Take Care: A lesson in self-compassion

Sarah Fischer, PhD

Have you ever noticed that you are much harder on yourself than you are on other people? 

Many of us tend to be self-critical, setting high standards for ourselves that are difficult to meet. If others fail to meet those high standards, they’ll typically be met with compassion. But having that same compassion for ourselves often is difficult. 

According to Kristen Neff, PhD, a pioneer in the research of self-compassion, self-compassion is made up of three components: 

  1. Self-kindness: “Being loving, gentle and understanding toward oneself and involves actively soothing and comforting oneself in times of struggle.” 
  1. Common humanity: Recognizing that imperfection is part of being human and that we all struggle sometimes, instead of blaming ourselves for not being “good enough.” 
  1. Mindfulness: Responding to distress in a way “that neither stifles and avoids nor amplifies and ruminates on uncomfortable emotions.”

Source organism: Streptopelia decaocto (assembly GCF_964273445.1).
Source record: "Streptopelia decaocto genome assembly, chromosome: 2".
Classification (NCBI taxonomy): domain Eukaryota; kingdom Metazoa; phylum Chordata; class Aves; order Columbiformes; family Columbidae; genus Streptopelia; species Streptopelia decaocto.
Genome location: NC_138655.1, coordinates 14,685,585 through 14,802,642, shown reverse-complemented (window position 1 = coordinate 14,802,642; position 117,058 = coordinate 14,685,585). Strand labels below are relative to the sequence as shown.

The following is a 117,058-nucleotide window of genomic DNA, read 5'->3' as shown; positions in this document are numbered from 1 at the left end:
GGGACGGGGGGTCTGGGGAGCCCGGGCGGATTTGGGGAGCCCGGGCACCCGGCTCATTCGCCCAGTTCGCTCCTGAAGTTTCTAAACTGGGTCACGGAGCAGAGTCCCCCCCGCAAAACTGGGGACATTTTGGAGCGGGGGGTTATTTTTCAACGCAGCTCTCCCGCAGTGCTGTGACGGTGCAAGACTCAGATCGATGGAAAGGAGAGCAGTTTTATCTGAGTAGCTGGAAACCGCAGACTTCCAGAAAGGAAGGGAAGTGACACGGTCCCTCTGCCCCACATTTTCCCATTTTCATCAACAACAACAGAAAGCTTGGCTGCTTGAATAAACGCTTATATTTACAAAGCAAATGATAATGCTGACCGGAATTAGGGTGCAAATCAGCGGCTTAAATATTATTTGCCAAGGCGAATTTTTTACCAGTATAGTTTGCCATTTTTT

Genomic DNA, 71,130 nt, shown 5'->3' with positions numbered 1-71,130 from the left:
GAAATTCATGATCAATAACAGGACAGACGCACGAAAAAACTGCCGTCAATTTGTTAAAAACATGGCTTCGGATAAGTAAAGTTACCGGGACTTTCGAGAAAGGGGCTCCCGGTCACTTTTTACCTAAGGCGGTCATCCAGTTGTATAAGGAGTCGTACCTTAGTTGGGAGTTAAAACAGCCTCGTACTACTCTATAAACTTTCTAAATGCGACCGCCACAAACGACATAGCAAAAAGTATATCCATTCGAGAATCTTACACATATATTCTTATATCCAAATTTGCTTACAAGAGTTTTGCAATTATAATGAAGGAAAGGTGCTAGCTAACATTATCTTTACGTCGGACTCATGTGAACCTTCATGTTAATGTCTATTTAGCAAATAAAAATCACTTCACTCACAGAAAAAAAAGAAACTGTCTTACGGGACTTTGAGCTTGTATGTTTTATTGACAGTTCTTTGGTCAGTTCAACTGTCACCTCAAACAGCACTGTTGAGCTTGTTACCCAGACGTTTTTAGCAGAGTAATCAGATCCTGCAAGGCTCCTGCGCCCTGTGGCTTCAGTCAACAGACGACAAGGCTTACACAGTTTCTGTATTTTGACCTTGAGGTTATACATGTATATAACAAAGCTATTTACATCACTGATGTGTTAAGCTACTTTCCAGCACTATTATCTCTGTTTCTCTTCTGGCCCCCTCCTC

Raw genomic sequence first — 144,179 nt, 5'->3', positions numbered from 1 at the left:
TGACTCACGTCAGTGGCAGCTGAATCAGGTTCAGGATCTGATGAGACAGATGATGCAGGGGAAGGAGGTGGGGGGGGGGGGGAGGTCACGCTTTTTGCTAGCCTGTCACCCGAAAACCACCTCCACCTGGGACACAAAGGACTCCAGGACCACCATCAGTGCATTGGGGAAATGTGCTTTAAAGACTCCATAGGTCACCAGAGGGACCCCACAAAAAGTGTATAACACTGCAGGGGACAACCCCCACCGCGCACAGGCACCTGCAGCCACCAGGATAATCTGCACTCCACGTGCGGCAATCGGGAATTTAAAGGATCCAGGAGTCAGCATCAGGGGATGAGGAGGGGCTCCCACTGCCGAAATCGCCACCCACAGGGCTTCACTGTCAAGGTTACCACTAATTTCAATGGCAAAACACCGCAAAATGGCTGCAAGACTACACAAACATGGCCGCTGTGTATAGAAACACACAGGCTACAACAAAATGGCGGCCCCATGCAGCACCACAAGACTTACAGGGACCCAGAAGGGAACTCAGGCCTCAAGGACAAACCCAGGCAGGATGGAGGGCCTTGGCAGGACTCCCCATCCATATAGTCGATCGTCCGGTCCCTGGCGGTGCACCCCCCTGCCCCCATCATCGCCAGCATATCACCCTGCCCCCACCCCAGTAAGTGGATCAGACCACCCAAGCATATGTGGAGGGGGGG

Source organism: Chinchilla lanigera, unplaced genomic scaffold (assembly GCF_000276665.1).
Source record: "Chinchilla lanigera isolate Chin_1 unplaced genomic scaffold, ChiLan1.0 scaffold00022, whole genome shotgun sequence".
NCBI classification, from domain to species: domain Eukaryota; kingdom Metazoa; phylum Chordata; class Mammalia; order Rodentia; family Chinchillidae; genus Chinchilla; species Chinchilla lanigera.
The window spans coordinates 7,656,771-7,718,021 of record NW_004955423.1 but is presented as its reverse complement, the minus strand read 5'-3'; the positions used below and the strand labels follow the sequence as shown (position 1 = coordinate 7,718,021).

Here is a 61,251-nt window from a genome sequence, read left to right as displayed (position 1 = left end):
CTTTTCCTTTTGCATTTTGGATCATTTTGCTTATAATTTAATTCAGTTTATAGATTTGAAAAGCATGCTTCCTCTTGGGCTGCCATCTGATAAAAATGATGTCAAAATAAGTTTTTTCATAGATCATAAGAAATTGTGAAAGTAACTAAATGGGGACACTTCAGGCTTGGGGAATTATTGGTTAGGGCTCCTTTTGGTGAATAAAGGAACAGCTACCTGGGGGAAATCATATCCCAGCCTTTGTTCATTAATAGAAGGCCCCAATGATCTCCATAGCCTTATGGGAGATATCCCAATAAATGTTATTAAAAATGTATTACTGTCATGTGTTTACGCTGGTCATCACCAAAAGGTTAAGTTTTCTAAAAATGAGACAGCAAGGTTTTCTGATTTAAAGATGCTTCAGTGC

Self-compassion is an essential building block for finding purpose and meaning in our lives, because self-compassion allows us to be gentle with ourselves as we explore our values and priorities.  

Dr. Neff and other researchers have found that self-compassionate people are less likely to ruminate on their negative thoughts and emotions, and “self-compassion is associated with feelings of life satisfaction, happiness, wisdom, optimism, gratitude, curiosity, creativity and positive affect.” Self-compassion also has positive effects on self-esteem, motivation, health and more. 

So how does someone practice self-compassion? Here are some ideas to get you started: 

  • Learn more about self-compassion. You may be surprised at the ways that we neglect our own emotional health. 
  • Explore ways that self-compassion may be important or helpful for you personally. 
  • Pay attention to any tendencies toward self-criticism. You may think that self-criticism will motivate you to do better, but tearing yourself down is not helpful in the long run. 
  • Be kind to yourself in a very intentional way. Say to yourself, “I’m going to be kind to myself today and see how it feels.” Notice how thinking kindly about yourself impacts your emotions. 
  • Use compassionate imagery. For example, imagine a very compassionate person in your life — maybe your best friend or your mother — and think about what they would say to you. 
  • Try out some self-compassion exercises, such as those that can be found online at this link.
xKLRVo SS a d pPyBneWlRGYN